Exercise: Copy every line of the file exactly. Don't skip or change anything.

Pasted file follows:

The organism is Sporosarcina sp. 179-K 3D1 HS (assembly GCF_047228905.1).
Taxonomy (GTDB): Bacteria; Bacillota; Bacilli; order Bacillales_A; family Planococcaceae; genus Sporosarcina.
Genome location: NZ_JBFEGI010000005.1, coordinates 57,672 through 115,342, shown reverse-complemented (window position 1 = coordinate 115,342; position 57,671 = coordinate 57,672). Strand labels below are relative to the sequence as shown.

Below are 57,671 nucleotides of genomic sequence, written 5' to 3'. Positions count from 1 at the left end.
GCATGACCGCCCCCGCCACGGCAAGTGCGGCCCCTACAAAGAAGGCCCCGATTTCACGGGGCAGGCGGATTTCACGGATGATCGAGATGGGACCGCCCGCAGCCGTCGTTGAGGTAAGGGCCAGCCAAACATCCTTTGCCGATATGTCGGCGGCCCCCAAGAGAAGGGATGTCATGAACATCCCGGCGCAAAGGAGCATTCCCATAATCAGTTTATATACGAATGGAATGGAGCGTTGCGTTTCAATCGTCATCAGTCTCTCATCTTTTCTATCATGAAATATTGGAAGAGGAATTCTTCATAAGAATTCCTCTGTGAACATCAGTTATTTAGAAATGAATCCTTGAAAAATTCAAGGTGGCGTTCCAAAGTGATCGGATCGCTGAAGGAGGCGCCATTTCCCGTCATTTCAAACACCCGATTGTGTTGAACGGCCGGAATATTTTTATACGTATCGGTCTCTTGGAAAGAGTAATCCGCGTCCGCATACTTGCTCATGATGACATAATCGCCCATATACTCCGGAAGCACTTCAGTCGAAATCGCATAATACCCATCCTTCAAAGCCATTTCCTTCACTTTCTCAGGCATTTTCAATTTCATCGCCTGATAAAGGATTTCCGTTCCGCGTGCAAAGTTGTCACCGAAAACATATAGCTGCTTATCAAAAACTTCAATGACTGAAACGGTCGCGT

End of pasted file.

The organism is Sporosarcina sp. 179-K 3D1 HS (assembly GCF_047228905.1).
Taxonomy (GTDB): Bacteria; Bacillota; Bacilli; order Bacillales_A; family Planococcaceae; genus Sporosarcina.
Genome location: NZ_JBFEGI010000005.1, coordinates 57,672 through 115,342, shown reverse-complemented (window position 1 = coordinate 115,342; position 57,671 = coordinate 57,672). Strand labels below are relative to the sequence as shown.

Below are 57,671 nucleotides of genomic sequence, written 5' to 3'. Positions count from 1 at the left end.
GCATGACCGCCCCCGCCACGGCAAGTGCGGCCCCTACAAAGAAGGCCCCGATTTCACGGGGCAGGCGGATTTCACGGATGATCGAGATGGGACCGCCCGCAGCCGTCGTTGAGGTAAGGGCCAGCCAAACATCCTTTGCCGATATGTCGGCGGCCCCCAAGAGAAGGGATGTCATGAACATCCCGGCGCAAAGGAGCATTCCCATAATCAGTTTATATACGAATGGAATGGAGCGTTGCGTTTCAATCGTCATCAGTCTCTCATCTTTTCTATCATGAAATATTGGAAGAGGAATTCTTCATAAGAATTCCTCTGTGAACATCAGTTATTTAGAAATGAATCCTTGAAAAATTCAAGGTGGCGTTCCAAAGTGATCGGATCGCTGAAGGAGGCGCCATTTCCCGTCATTTCAAACACCCGATTGTGTTGAACGGCCGGAATATTTTTATACGTATCGGTCTCTTGGAAAGAGTAATCCGCGTCCGCATACTTGCTCATGATGACATAATCGCCCATATACTCCGGAAGCACTTCAGTCGAAATCGCATAATACCCATCCTTCAAAGCCATTTCCTTCACTTTCTCAGGCATTTTCAATTTCATCGCCTGATAAAGGATTTCCGTTCCGCGTGCAAAGTTGTCACCGAAAACATATAGCTGCTTATCAAAAACTTCAATGACTGAAACGGTCGCGT